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A Top Trio of Mid-Cap Managers

06/26/2014 9:00 am EST

Focus: FUNDS

Jim Lowell

Senior Partner & Chief Investment Strategist, Adviser Investments

Mid-cap stocks are now at mid-cycle; on the whole, they are looking far from cheap. As such, there is now an ocean of risk in buying mid-cap index funds that own “all the fish” in that sea, cautions fund expert Jim Lowell, editor of Fidelity Investor.

However, there is also plenty of opportunities for actively managed mid-cap funds to selectively catch more gains. Here’s a look at some of our buy-rated mid-cap choices from among Fidelity’s funds.

Leveraged Company Stock (FLVCX)

Manager Thomas Soviero invests in companies that issue lower-quality debt and companies with leveraged capital structures. While Tom did not invent this fund, he trained under the original manager, David Glancy. It began trading in December 2000 and has a market value of $4 billion.

Tom has been going a bit more global over the years, cautiously treading where few other leveraged managers go. Foreign investments make up 13.7% of the holdings. The top three sectors are consumer discretionary (23.5%), materials (13.3%), and financials (12.5%).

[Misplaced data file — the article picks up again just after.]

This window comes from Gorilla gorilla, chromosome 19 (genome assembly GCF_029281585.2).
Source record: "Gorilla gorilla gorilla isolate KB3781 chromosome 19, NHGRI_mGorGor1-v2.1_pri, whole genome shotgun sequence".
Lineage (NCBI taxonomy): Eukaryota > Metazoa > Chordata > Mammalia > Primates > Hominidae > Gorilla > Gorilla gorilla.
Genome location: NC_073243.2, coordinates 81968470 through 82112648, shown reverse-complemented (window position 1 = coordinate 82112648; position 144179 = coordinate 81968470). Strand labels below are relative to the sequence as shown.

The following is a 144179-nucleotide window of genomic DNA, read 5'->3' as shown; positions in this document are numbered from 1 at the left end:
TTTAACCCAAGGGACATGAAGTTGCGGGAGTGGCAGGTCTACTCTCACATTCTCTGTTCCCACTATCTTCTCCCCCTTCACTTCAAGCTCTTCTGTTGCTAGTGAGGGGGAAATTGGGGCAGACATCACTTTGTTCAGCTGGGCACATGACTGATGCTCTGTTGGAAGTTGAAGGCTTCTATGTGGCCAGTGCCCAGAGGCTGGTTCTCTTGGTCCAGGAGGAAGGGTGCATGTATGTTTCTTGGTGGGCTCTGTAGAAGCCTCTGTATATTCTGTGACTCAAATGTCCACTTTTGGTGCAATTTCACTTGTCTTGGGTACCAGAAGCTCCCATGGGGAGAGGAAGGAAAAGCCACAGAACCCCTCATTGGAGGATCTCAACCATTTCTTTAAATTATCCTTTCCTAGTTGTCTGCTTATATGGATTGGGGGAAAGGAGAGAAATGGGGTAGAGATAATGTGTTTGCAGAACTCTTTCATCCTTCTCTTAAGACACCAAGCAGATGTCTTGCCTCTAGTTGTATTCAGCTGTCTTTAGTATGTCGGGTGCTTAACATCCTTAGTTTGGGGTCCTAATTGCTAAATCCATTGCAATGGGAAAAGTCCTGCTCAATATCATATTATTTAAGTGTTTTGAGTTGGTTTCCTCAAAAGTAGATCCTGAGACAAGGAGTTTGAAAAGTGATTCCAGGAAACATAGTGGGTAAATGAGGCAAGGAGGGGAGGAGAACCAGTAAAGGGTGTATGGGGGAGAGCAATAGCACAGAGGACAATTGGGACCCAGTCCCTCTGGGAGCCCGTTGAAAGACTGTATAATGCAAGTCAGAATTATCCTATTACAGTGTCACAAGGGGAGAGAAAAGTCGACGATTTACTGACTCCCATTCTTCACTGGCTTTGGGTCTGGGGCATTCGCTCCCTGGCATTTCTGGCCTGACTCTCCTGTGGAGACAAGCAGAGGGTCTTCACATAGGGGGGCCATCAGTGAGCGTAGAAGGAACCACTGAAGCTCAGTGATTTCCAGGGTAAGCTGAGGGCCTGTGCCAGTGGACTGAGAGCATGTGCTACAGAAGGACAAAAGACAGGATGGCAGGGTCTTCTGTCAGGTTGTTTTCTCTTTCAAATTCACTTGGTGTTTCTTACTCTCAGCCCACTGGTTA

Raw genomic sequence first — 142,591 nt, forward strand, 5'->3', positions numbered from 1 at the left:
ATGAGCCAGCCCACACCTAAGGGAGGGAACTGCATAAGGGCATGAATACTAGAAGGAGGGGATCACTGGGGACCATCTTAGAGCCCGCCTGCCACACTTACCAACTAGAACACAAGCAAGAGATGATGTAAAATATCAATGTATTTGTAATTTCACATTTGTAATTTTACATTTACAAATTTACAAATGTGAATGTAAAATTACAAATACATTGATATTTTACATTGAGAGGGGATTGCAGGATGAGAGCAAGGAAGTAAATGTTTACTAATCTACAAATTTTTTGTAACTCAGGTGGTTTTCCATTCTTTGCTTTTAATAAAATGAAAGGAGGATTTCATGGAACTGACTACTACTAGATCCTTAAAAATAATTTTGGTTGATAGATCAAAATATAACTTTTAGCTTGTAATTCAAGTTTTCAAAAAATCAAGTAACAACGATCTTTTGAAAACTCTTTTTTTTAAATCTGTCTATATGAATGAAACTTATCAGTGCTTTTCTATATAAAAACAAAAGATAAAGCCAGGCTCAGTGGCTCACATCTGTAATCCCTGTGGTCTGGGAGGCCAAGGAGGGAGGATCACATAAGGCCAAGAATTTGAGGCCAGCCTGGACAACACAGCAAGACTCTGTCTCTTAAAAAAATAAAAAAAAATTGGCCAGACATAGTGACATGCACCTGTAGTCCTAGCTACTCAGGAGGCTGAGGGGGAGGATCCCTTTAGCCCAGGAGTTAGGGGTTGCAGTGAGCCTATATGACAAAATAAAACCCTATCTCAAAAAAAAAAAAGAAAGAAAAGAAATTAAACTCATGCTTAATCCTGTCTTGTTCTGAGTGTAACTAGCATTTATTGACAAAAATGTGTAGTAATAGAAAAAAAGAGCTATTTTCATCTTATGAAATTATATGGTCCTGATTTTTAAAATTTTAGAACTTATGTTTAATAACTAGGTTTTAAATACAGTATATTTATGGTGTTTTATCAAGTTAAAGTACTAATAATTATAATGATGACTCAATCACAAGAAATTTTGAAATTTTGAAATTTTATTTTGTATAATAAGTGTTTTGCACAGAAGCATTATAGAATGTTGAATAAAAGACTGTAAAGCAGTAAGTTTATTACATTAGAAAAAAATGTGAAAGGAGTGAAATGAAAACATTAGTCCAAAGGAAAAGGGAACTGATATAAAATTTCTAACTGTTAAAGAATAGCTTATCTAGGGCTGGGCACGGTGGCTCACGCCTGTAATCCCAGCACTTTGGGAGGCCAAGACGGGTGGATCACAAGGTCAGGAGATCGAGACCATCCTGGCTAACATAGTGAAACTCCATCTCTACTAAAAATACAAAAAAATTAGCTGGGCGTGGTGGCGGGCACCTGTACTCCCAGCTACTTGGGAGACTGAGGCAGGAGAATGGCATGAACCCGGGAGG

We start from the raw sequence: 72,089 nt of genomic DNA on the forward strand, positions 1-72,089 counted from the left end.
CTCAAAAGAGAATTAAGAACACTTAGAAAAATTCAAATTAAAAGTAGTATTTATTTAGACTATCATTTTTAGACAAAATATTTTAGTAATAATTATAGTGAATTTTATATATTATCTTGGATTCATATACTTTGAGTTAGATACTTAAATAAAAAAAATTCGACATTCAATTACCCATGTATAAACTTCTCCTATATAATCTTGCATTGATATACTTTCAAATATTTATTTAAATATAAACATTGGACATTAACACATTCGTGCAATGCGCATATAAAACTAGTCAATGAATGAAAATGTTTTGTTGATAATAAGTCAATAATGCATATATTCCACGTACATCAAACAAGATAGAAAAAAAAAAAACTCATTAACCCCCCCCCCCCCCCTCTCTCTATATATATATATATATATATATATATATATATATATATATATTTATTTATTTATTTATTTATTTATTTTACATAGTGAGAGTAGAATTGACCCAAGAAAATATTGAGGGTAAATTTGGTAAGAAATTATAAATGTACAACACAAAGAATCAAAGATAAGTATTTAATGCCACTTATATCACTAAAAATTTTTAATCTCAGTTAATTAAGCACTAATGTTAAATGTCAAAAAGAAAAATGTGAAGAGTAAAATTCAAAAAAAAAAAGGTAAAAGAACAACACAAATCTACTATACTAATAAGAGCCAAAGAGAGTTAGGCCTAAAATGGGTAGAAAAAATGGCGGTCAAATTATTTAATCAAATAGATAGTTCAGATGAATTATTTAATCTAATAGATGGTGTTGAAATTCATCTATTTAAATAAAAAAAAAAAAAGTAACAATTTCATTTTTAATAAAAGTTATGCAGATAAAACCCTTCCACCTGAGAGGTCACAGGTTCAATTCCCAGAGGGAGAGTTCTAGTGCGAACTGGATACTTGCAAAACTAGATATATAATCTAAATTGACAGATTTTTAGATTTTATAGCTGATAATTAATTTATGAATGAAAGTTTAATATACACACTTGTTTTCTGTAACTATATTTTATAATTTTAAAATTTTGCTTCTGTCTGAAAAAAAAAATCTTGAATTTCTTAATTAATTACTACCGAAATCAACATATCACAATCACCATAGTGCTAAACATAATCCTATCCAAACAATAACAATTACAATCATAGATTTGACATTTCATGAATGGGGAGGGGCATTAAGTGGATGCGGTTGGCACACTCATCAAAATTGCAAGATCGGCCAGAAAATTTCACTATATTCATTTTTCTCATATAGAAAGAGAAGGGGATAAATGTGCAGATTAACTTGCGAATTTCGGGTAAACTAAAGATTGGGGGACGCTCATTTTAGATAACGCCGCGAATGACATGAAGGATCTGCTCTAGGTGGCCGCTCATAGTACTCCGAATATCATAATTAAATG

Low-Priced Stock (FLPSX)

I view Joel Tillinghast as kin to genius. I now call him “lead manager” since he is training a team of low-priced stock pickers who currently run 5% of the fund; but it’s still “all Joel, all the time.”

Joel invests in low-priced stocks, which are stocks priced at $35 or less at time of purchase. This tends to mean that Joel doesn’t get trapped chasing the last stages of an irrationally exuberant market. It also means that, in a bear market trough, he can buy almost everything under the market’s sun.

New Millennium (FMILX)

This trend following fund shouldn’t be confused with a price momentum approach. Instead, manager John Roth analyzes changes in the marketplace, such as technological advances, product innovation, demographics, and social attitudes, and makes investments based on how he thinks these long-term changes will pan out.

Business and product trends used to take years to materialize. These days, with smart phones and tablets, a trend can catch fire overnight and be little more than smoke in a matter of months.

I like the manager of this fund, and this fund’s ability to be nimble and quick and even willing to risk being wrong for the sake of getting a few trends right. It began trading in December 1992 and has a market value of over $3.4 billion.

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